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My app crashes (repeatably) after I have moved from VS2005 to VS2008 (win32).

If I step in the debugger, I get:

Access violation reading location 0x00000014

Firstly, I see that the class object at the crash line, has a NULL _vptr. But some other objects of the same class have non-NULL _vprt :)

Secondly, if I change the order of the member object declarations, the crash moves to some other line.

So I guess this must be a corrupt heap problem.

Do you agree? if yes, could the number of allocations in the stack such as "char buffer[8192]" be a problem?

I have tried purify, application verifier without luck. My app is a plugin (dll) living in a proprietary application. I can only attach with a debugger.

Thanks in advance,


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Do you link to C++ libraries that you don't control ? If they're compiled for VS2005, they will likely work incorrectly in VS2008. – Alexandre C. Jun 28 '11 at 18:48

Do you agree? if yes, could the number of allocations in the stack such as char buffer[8192] be a problem?

Yes, Heap corruption can be caused by an array of huge sizes allocated on Heap(by using new or malloc). If you are creating an huge sized array on Stack, If the adjacent memory is allocated to another object, the program will overwrite that object's data, resulting in crashes. So both might be hazardous but due to different problems. If you are talking about an stack array, No it cannot cause heap corruption simply because stack or heap(rather free store in C++) are two different memory entities.

Heap corruptions can be very frustrating and difficult to diagnose. And there are not definite steps to solve such a problem though there are number of methods which one can try to debug such errors.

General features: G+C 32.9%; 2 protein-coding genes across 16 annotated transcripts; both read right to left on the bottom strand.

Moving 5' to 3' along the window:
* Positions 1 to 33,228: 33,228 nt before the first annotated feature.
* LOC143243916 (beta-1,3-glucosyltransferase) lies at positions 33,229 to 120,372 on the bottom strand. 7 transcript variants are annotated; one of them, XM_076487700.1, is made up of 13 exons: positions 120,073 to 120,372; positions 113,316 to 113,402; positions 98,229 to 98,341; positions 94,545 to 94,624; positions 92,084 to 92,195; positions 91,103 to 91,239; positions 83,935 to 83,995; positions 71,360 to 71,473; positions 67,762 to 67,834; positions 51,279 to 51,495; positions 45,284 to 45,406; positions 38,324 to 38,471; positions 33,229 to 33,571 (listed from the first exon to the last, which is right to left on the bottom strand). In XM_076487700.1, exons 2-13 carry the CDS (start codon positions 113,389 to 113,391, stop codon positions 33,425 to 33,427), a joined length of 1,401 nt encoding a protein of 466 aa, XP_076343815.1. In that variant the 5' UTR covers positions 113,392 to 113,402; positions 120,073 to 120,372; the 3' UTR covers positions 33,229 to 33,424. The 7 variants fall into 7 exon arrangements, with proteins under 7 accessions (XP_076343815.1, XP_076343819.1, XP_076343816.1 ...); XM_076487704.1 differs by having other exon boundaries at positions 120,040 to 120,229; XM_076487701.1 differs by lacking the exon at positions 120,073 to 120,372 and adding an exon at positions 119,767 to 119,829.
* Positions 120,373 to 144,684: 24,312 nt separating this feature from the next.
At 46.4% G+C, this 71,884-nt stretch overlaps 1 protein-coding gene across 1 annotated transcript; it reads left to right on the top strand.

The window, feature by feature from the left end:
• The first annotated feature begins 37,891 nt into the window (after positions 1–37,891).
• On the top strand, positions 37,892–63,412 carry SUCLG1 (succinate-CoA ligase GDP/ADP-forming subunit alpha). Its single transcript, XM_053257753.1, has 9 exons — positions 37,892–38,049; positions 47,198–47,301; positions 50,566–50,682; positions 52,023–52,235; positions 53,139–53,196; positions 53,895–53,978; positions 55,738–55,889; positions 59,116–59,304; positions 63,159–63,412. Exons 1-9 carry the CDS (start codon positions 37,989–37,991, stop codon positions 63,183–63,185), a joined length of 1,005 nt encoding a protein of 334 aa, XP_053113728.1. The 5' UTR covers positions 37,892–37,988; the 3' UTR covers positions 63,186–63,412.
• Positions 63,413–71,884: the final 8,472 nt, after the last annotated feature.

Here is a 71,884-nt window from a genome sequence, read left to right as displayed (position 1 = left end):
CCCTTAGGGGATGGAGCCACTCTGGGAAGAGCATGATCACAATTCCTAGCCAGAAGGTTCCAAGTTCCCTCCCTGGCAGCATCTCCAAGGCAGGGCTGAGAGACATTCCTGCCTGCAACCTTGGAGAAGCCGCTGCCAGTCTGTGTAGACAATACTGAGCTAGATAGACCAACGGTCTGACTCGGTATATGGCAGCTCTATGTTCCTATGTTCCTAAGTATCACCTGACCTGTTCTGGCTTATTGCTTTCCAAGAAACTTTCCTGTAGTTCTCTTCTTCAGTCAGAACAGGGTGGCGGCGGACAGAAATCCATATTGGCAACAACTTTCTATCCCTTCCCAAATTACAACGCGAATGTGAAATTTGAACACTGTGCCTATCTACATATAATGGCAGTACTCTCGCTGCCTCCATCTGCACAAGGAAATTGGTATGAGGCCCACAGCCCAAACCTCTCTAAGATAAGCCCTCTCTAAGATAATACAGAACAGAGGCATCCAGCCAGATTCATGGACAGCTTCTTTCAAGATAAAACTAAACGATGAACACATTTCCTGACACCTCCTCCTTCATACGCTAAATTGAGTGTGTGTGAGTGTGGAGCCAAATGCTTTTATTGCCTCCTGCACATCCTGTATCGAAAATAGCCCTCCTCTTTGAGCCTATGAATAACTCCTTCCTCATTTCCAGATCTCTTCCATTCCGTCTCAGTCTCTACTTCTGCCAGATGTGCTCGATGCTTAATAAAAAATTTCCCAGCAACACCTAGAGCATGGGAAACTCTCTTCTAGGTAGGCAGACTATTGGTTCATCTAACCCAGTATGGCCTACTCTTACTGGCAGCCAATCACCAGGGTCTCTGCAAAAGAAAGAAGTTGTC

Debugging Heap Corruption in Visual C++ Using Microsoft Debugging Tools for Windows is an excellent source which documents techniques specific to visual c++

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Does 8192 bytes count as huge size? – Paul Jun 28 '11 at 18:23
@Paul: Yes it does. Check the document i posted as link, It's the way to go. – Alok Save Jun 28 '11 at 18:28
@Als, assume I'm dumb for a moment, but what do large stack allocations (char buffer[8192]) have to do with heap corruption? – Mike Caron Jun 28 '11 at 18:33
If the damaged object is allocated on the stack, the issue is not a heap corruption but a stack corruption. If the object is allocated on the heap, stack allocations can't damage it. It's unclear from the question what's the case, but since Paul asks about heap corruption, I don't think char buffer[8192] on the stack would matter. – eran Jun 28 '11 at 18:35
@Als: You realize that the penalty for running out of stack space is not randomly trashing heap, it's an access violation at the affected address (not 0x14). I'd almost say that it's impossible for this to corrupt heap, and even if it did, your process is going down anyway, so it wouldn't matter. – Mike Caron Jun 28 '11 at 18:40

This definitively looks like a heap corruption - at some point, your code write zeros on the top of the object, and that kills the vptr. The reason it happens after moving from VS2005 to VS2008 is probably because the heap layout has somewhat changed. The bug was probably in VS2005 as well, but its damage was unnoticed.

Using the tools you mention usually solves such problems. What kind of no luck have you had when using them?

Since you say your app repeatedly crashes in the same way, you can add checks in your code. Continuously verify the damaged object (make sure its beginning wasn't zeroed), and break when you observe a damage. Looking at the activity between the latest successful validation and the break would help you focus. Just have in mind that any change in heap usage might hide the problem, namely corrupt some other location.

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up vote 0 down vote accepted

This turned out to be an issue related to preprocessor defines being different between my app and some of its dependencies (libs).

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